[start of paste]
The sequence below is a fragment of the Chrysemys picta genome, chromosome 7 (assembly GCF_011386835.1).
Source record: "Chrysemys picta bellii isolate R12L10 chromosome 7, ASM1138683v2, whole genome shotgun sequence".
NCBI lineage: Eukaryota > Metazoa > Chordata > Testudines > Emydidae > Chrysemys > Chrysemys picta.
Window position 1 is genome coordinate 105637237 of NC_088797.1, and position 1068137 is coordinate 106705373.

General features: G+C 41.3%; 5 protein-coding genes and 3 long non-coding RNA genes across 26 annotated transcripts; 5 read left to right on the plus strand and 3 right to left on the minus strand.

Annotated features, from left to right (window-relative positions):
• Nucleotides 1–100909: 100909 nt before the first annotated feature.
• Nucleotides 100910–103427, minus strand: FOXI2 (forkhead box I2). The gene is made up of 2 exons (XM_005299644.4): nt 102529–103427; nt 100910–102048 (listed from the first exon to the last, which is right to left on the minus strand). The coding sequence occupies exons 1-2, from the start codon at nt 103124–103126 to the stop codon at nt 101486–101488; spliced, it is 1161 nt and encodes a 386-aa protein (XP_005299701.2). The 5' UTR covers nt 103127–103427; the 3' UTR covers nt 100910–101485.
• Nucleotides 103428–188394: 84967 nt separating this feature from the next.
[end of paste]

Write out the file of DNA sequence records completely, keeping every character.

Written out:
The sequence below is a fragment of the Chrysemys picta genome, chromosome 7 (assembly GCF_011386835.1).
Source record: "Chrysemys picta bellii isolate R12L10 chromosome 7, ASM1138683v2, whole genome shotgun sequence".
NCBI lineage: Eukaryota > Metazoa > Chordata > Testudines > Emydidae > Chrysemys > Chrysemys picta.
Window position 1 is genome coordinate 105637237 of NC_088797.1, and position 1068137 is coordinate 106705373.

General features: G+C 41.3%; 5 protein-coding genes and 3 long non-coding RNA genes across 26 annotated transcripts; 5 read left to right on the plus strand and 3 right to left on the minus strand.

Annotated features, from left to right (window-relative positions):
• Nucleotides 1–100909: 100909 nt before the first annotated feature.
• Nucleotides 100910–103427, minus strand: FOXI2 (forkhead box I2). The gene is made up of 2 exons (XM_005299644.4): nt 102529–103427; nt 100910–102048 (listed from the first exon to the last, which is right to left on the minus strand). The coding sequence occupies exons 1-2, from the start codon at nt 103124–103126 to the stop codon at nt 101486–101488; spliced, it is 1161 nt and encodes a 386-aa protein (XP_005299701.2). The 5' UTR covers nt 103127–103427; the 3' UTR covers nt 100910–101485.
• Nucleotides 103428–188394: 84967 nt separating this feature from the next.